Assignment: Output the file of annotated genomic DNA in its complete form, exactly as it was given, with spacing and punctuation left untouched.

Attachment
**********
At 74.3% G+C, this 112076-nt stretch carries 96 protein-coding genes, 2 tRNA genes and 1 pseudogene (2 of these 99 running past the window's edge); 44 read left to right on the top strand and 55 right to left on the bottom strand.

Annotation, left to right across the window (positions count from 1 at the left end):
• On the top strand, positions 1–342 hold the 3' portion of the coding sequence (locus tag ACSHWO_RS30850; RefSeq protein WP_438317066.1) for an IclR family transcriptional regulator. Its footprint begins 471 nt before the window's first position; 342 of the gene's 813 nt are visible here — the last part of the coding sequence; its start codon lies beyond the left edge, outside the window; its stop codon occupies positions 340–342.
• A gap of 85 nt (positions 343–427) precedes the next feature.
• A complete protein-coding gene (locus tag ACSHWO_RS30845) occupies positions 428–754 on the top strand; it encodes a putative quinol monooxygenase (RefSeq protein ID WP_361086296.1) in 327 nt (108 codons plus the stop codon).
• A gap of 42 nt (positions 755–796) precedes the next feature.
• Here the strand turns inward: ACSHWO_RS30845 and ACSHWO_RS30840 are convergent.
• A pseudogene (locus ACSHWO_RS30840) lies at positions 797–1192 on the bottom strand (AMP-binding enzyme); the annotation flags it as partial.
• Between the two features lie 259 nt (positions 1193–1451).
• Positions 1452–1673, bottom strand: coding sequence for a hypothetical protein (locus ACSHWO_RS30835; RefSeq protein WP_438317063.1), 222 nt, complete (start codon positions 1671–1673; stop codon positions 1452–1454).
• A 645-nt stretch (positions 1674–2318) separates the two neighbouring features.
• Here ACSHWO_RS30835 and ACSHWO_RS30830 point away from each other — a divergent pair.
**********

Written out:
At 74.3% G+C, this 112076-nt stretch carries 96 protein-coding genes, 2 tRNA genes and 1 pseudogene (2 of these 99 running past the window's edge); 44 read left to right on the top strand and 55 right to left on the bottom strand.

Annotation, left to right across the window (positions count from 1 at the left end):
• On the top strand, positions 1–342 hold the 3' portion of the coding sequence (locus tag ACSHWO_RS30850; RefSeq protein WP_438317066.1) for an IclR family transcriptional regulator. Its footprint begins 471 nt before the window's first position; 342 of the gene's 813 nt are visible here — the last part of the coding sequence; its start codon lies beyond the left edge, outside the window; its stop codon occupies positions 340–342.
• A gap of 85 nt (positions 343–427) precedes the next feature.
• A complete protein-coding gene (locus tag ACSHWO_RS30845) occupies positions 428–754 on the top strand; it encodes a putative quinol monooxygenase (RefSeq protein ID WP_361086296.1) in 327 nt (108 codons plus the stop codon).
• A gap of 42 nt (positions 755–796) precedes the next feature.
• Here the strand turns inward: ACSHWO_RS30845 and ACSHWO_RS30840 are convergent.
• A pseudogene (locus ACSHWO_RS30840) lies at positions 797–1192 on the bottom strand (AMP-binding enzyme); the annotation flags it as partial.
• Between the two features lie 259 nt (positions 1193–1451).
• Positions 1452–1673, bottom strand: coding sequence for a hypothetical protein (locus ACSHWO_RS30835; RefSeq protein WP_438317063.1), 222 nt, complete (start codon positions 1671–1673; stop codon positions 1452–1454).
• A 645-nt stretch (positions 1674–2318) separates the two neighbouring features.
• Here ACSHWO_RS30835 and ACSHWO_RS30830 point away from each other — a divergent pair.